Governor Ali Roba in court to challenge 2019 census results for Mandera County


Mandera Governor Ali Roba
File Photo of Mandera Governor Ali Roba.

In Summary

  • According to Roba, the census results published by KNBS did not reflect the true and correct enumerated population of Mandera East, Mandera West, Lafey, Mandera North and Mandera South sub-counties.

Mandera Governor Ali Roba has now filed a case challenging the 2019 census results for the county citing huge variance in published data.

According to Roba, the census results published by the Kenya National Bureau of Statistics (KNBS) did not reflect the true and correct enumerated population of Mandera East, Mandera West, Lafey, Mandera North and Mandera South sub-counties.

The Governor, in court papers filed on Thursday by lawyer Mansur Muathe Issa, stated that the actual enumerated results as opposed to the figures published by KNBS were as listed below:

  • Mandera West – Actual Enumerated Population (318,146), KNBS Figures (98,300), Variance (-219,846)
  • Banisa – Actual Enumerated Population (315,144), KNBS Figures (152,598), Variance (-162,546)
  • Mandera South – Actual Enumerated Population (416,384), KNBS Figures (229,614), Variance (-186,770)
  • Lafey – Actual Enumerated Population (205,434), KNBS Figures (83,457), Variance (-121,977)
  • Mandera East – Actual Enumerated Population (279,599), KNBS Figures (159,638), Variance (-119,961)
  • Mandera North – Actual Enumerated Population (238,041), KNBS Figures (143,850), Variance (-94,191)
  • Total – Actual Enumerated Population (1,772,708), KNBS Figures (867,457), Variance (-905,291)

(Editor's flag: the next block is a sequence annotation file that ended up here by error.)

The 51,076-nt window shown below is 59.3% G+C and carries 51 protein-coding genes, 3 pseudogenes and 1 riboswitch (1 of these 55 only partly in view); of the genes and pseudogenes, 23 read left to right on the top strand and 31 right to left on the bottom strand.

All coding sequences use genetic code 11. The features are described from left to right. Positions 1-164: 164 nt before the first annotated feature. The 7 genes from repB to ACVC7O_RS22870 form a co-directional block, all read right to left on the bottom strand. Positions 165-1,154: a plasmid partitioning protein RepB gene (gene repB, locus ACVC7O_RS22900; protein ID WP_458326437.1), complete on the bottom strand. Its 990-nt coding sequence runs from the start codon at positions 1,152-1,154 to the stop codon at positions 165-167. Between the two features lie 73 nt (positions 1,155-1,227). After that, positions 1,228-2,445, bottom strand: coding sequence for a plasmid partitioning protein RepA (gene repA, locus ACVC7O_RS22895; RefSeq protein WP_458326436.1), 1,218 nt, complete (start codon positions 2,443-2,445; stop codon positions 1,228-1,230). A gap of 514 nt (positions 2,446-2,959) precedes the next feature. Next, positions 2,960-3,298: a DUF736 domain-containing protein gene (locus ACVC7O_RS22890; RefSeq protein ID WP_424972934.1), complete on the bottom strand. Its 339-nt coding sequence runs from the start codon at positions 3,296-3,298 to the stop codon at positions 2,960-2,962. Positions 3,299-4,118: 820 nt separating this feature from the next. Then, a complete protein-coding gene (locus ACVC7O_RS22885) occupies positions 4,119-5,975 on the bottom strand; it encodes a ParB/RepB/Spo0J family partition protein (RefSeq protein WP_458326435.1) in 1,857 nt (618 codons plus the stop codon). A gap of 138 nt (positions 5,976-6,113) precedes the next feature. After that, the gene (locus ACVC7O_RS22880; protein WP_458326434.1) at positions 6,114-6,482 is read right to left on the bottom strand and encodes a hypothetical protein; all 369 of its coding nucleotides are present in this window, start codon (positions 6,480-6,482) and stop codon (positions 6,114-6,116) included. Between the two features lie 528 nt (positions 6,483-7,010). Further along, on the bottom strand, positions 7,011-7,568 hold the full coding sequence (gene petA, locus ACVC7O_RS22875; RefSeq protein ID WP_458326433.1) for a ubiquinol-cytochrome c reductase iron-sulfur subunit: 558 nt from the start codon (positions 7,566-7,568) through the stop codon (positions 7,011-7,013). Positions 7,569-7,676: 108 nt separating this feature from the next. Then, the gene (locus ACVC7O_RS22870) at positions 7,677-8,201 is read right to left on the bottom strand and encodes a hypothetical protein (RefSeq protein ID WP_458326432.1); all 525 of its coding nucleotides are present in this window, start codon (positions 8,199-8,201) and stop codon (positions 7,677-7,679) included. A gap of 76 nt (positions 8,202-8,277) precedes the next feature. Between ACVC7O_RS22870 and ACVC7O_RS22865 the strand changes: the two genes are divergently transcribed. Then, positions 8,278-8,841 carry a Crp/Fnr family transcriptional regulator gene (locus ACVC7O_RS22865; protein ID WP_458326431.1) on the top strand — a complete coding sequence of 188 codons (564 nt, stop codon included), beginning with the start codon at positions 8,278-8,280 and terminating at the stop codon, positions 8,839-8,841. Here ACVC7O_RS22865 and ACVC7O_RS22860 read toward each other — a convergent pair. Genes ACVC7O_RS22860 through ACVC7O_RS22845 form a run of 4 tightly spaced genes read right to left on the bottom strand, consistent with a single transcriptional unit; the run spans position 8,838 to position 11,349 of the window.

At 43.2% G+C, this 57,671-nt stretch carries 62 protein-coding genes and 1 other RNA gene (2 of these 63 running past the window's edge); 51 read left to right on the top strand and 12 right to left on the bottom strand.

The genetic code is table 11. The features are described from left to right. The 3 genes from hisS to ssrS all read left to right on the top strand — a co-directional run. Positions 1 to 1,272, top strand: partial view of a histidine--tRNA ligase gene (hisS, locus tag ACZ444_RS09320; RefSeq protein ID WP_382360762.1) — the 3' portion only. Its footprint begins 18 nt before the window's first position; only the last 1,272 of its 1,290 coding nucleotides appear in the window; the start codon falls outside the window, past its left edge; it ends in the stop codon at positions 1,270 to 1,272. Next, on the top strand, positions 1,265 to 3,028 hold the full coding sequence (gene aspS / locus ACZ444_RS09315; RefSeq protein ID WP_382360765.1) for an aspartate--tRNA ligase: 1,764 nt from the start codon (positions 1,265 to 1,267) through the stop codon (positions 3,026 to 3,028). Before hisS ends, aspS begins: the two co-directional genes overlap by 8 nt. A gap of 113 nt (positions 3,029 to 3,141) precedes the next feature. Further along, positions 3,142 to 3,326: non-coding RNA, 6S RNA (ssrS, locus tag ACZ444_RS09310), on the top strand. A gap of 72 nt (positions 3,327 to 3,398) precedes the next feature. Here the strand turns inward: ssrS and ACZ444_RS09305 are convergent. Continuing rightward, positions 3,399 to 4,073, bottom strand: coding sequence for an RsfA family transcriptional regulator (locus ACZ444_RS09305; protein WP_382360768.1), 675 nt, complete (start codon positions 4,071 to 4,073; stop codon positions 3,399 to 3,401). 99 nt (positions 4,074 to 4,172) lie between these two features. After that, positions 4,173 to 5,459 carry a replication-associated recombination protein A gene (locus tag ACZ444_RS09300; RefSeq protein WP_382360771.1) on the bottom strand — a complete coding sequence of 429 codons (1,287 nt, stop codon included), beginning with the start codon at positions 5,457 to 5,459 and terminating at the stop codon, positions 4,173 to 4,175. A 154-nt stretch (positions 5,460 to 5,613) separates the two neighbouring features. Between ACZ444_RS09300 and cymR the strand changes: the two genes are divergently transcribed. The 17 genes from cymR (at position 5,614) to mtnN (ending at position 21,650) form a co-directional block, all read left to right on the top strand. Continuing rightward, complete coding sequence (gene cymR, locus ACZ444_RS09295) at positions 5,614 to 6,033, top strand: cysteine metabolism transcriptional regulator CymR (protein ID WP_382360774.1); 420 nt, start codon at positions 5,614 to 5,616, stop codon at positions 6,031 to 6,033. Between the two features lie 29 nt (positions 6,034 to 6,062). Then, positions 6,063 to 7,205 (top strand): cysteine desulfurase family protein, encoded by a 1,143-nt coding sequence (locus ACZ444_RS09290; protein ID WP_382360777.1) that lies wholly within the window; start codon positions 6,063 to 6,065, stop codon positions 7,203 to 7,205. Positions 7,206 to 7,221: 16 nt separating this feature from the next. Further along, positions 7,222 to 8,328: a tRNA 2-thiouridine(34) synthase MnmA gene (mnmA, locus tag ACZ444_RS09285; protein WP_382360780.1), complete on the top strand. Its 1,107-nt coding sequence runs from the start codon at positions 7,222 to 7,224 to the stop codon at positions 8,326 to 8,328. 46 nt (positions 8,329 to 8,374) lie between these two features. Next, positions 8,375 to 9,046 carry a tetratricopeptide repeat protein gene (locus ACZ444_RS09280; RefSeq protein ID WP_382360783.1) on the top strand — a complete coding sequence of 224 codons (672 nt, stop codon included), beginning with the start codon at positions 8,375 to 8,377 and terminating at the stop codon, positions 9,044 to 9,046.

Governor Roba is now accusing KNBS of failing to verify the transmitted results, further seeking conservatory orders stopping the respondents from using the published results until the matter is heard and determined.

He also lamented that KNBS has since published its recommendations relying on the impugned census report to the National Assembly for the purposes of revenue sharing.

“The census figures are used for planning by the national government and in the long-term planning for the determination of allocation of resources for health, education and infrastructure therefore the use of incorrect data will prejudice the petitioner who has historically been marginalized,” read court papers.

“It is therefore urgent that conservatory orders be granted to safe guard the fundamental rights of the residents of the petitioner.”

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Story By Dzuya Walter
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